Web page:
“We can confirm that seven participants were hospitalized and, although none of the injuries were serious, LG takes full responsibility for the unfortunate situation and has offered to cover all related medical expenses.
People arrived with BB guns and knives on sticks for a race to grab LG G2 smartphone vouchers hanging from helium balloons
“LG is investigating the incident to ensure that such an occurrence can be avoided in the future.”
The company added that other planned events had been called off because of safety concerns.
LG released 100 helium balloons, each with a free smartphone voucher, at the so-called G in the Cloud event, which took place in an outdoor park in the South Korean capital city.
The phones, which sell for KRW 950,000 in South Korea ($851), would be given to people in possession of the voucher, the company said.
Customers arrived with BB guns to shoot down the balloons and surged forward when they were released.
One person carried a pointed staff to the event.
One regional TV channel has dubbed the scrum “World War G” – a comparison to the film World War Z in which zombies scramble over each other to climb over a wall.
The handset was released in New York last week, after weeks of build-up on social media.
It is expected to be available globally with more than 130 carriers within several weeks.
Jonathan Trappe, a cluster-balloonist who became the first person to fly the English Channel, has launched a house into the sky just like in the Disney movie Up.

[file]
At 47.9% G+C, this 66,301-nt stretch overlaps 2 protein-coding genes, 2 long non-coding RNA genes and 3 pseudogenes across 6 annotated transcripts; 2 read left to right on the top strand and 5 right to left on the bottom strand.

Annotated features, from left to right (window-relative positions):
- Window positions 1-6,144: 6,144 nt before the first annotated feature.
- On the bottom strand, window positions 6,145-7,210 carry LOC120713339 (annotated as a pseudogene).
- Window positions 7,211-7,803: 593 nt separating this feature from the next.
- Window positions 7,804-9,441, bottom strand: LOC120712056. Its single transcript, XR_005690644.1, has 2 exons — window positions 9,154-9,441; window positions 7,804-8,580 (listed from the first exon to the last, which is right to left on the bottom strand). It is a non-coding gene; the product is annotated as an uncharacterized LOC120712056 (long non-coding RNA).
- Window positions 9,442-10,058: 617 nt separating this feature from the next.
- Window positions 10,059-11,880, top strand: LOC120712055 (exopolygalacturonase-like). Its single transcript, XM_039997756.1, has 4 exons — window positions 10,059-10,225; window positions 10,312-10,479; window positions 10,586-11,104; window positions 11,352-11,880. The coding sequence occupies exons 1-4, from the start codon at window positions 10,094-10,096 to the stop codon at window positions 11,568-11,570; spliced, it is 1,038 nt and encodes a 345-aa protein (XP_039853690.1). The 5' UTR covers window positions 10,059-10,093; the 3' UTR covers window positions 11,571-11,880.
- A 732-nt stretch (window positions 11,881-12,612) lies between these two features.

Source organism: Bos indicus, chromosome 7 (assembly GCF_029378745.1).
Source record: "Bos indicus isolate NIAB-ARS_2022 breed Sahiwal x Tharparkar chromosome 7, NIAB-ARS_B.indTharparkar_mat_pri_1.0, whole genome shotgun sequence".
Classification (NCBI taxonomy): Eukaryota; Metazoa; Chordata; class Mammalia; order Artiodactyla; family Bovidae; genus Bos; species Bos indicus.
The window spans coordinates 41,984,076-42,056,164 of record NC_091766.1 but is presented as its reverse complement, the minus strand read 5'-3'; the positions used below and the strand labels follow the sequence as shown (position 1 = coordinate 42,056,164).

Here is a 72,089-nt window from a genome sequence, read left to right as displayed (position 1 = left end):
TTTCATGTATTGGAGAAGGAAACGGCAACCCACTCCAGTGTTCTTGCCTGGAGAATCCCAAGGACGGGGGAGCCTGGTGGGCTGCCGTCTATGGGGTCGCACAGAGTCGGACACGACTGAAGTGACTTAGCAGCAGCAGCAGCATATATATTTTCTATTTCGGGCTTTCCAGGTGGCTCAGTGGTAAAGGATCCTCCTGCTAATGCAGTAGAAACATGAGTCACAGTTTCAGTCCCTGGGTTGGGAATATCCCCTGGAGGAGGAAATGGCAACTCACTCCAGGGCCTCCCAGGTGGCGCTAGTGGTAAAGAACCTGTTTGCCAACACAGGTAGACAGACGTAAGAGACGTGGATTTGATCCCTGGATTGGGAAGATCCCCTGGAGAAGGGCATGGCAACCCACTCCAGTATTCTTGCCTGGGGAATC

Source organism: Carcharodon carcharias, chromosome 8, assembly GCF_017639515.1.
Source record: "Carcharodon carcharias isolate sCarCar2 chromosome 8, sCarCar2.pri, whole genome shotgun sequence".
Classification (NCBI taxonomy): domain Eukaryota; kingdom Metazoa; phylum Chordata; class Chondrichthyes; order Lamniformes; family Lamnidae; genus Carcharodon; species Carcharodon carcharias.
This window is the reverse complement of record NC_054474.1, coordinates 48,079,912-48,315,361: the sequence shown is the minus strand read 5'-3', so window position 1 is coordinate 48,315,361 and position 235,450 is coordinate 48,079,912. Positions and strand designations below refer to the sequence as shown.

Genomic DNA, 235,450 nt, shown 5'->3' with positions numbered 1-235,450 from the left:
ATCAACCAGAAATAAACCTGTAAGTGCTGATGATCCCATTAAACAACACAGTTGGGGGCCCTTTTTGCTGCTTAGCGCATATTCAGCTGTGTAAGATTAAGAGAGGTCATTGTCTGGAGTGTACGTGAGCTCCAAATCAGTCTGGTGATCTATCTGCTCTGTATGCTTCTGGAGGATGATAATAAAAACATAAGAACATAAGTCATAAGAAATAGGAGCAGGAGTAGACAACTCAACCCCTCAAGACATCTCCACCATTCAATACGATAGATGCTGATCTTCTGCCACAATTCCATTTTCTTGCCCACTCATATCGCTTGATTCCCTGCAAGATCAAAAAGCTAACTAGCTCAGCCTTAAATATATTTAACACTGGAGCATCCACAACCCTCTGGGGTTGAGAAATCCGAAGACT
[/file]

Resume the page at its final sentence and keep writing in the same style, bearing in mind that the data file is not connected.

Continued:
Intrepid Jonathan Trappe, 38, took off just like the 78-year-old character Carl Frederickson in the hit movie.
Jonathan Trappe, from Raleigh, North Carolina, stepped into the cartoon themed home before soaring above the Leon International Balloon festival in Mexico yesterday.
He was using the event as a warm-up for his planned trans-Atlantic flight scheduled for next summer.
Jonathan Trappe aims to complete the 2,500 mile journey across the pond in a seven foot lifeboat carried by 365 huge helium balloons.
He has invested $170,000 into his Atlantic dream, for which he’s been training his whole career, and now he’s launching a site so ordinary people can play their part this amazing adventure.
Jonathan Trappe is learning to sail a lifeboat, in case he needs to ditch into the ocean during the danger-filled mission.
The unique gondola will have an open roof for take-off but a canopy to protect Trappe from high-altitude winds and frost bite during the crossing.
The daredevil will fly at between 18,000ft and 25,000ft, beating his previous world altitude record of 21,600ft, and must fly uninterrupted a distance ten times longer than his previous world record of 230 miles in order to succeed.
Jonathan Trappe, a cluster-balloonist who became the first person to fly the English Channel, has launched a house into the sky just like in the Disney movie Up
Jonathan Trappe, who holds records for crossing the Alps, flying the most cluster balloons, and the longest distance, has spent his entire career building up to the momentous expedition.
He said: “I didn’t wake up one day and think: <<I’m going to fly across the Atlantic>>.
“Every attempt before this was geared towards this flight. I’ve been training for a long time.”
In May 2010, Jonathan Trappe became famous worldwide when flew from England to Belgium dangling from scores of helium balloons.
Now he is ready to take on the Atlantic, a challenge which has called to balloonists for decades, although five others have died in the process, and none have crossed attached to cluster-balloons.
“It’s about living an interesting life – for me as the pilot and those watching,” said Jonathan Trappe.
“So, one day we can look back and say: <<Humankind were able to pull this off. They did it>>.”